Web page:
Wiser heads in society, step forward Sir John Curtice, are rightly taking time to pause and consider the longer-term impact of events. On the party’s standing in the polls, Prof Curtice told the BBC, “We’re now asking ourselves, ‘What further damage, if any, will the scenes and news of the last few days have?’”

In politics, as with investments, past performance is no guide to future success. But if the SNP cares to look around they might learn from other parties how best to dig themselves out of a hole.

First things first: if life has become a country and western song, grab a guitar and sing along. Try some humility for size. Media getting on your nerves? Worse things happen. Remember, too, that everything is material. One day you might be joking about this in your very own Edinburgh Fringe show.

READ MORE: 'We're in a transition period'

If you really want to score high on the humility index, rename the party something jokey but frank. The Nasty Party has been taken. As has the Bonzo Dog Doo-Dah Band.

Next, try not to rush things. It took Labour (head office) 13 years to rebuild the business to a point where it could land the next big contract to govern. Even now, no one is entirely sure the right person is in charge. He runs hot and cold you see. One minute he is captain snoozefest, the next he’s dropping the poster equivalent of a stink bomb. Very unpleasant.

Try to stay positive. History is littered with Dodoesque political parties but you are a long, long way from that. There is every chance you will not become a winning answer on Pointless.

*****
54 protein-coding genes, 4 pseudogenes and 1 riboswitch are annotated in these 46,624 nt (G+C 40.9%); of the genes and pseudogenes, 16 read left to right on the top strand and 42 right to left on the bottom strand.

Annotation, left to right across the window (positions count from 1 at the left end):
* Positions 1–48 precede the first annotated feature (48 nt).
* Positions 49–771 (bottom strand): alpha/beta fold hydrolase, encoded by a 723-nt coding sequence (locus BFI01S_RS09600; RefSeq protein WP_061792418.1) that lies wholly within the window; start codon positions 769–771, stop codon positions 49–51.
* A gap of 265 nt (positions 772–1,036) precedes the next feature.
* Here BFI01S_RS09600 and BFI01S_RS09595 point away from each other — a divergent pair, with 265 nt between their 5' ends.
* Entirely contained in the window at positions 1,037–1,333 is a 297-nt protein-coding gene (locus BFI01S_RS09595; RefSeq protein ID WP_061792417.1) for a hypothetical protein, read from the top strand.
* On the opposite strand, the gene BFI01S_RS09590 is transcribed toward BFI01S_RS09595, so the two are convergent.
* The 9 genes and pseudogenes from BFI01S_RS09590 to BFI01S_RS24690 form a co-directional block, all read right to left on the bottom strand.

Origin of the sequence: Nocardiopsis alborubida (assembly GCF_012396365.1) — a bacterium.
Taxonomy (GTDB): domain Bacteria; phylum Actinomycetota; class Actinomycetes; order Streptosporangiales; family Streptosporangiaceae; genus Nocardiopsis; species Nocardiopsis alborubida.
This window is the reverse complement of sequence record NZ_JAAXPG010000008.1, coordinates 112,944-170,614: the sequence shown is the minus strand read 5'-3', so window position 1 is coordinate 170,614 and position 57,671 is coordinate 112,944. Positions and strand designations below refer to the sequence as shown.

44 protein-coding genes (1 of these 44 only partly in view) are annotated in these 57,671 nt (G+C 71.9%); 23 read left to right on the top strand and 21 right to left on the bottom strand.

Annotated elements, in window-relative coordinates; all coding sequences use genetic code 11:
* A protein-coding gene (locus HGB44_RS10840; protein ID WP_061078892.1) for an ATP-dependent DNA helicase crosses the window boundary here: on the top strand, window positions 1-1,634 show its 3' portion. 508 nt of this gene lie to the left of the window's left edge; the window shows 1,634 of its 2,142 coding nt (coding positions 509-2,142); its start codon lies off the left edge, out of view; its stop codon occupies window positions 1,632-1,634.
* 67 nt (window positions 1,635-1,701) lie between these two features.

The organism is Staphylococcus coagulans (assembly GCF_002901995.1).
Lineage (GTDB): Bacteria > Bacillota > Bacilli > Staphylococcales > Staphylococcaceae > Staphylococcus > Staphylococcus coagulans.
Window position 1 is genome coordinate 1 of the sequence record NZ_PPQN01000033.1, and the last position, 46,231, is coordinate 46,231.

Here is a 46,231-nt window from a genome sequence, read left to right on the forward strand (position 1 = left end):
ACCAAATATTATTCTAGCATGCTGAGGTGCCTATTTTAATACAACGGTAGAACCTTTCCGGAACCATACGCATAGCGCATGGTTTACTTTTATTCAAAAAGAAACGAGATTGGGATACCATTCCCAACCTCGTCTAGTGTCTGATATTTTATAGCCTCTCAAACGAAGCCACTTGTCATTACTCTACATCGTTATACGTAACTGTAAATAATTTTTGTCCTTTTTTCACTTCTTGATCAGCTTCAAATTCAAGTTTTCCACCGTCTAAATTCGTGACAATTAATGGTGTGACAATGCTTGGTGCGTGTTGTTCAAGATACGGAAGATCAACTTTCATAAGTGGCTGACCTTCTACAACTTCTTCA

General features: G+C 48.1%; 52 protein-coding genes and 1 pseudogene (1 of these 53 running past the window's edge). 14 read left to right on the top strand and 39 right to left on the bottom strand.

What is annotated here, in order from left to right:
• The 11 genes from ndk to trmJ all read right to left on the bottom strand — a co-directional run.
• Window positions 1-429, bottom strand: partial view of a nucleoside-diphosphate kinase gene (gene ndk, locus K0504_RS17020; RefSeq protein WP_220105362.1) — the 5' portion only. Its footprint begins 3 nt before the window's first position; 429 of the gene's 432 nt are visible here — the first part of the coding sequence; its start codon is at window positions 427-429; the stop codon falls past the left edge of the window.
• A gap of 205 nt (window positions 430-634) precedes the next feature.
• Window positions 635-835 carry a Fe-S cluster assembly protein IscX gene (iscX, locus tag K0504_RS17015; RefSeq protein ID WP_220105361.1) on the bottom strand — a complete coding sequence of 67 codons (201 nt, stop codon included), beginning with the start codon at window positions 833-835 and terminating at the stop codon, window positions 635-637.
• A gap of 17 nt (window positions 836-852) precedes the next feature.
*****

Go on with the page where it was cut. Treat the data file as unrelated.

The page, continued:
Equally, don’t overdo the positivity. This has been a horrible experience, worse even than that other horrible experience, and the one before that (unlucky, aren’t you?). Rushing too quickly to the sunny side of the street risks leaving people behind. If and when they are ready to join you, recognise and honour what they have been through. Otherwise the same fight will start again, this time on the sunny side of the street, and there will be nowhere left to go but up your own cul-de-sac.

Don’t be bitter if some seem to take pleasure in your misfortune. Schadenfreude can be hard to take, and to spell. Recall the laughs you had at others’ expense if it makes things easier.

Now this final is important. During the tricky first 100 days period various tests will come along that define you for good or ill. They may even determine if you make it to 200 days. It is here that Scotland’s new First Minister must go very carefully. One look at his Cabinet shows he has already flunked the task to be magnanimous in victory.

Now he risks repeating past mistakes, one of the biggest being gender recognition reform. The deadline to challenge the UK Government’s blocking of the bill is days away. He backed court action during the leadership contest. Question is will he now read the wider mood and let it go. Humza Yousaf the candidate is now Humza Yousaf, Scotland’s First Minister. No matter how hard a new spin doctor might try to sell it otherwise, everything has changed - has he?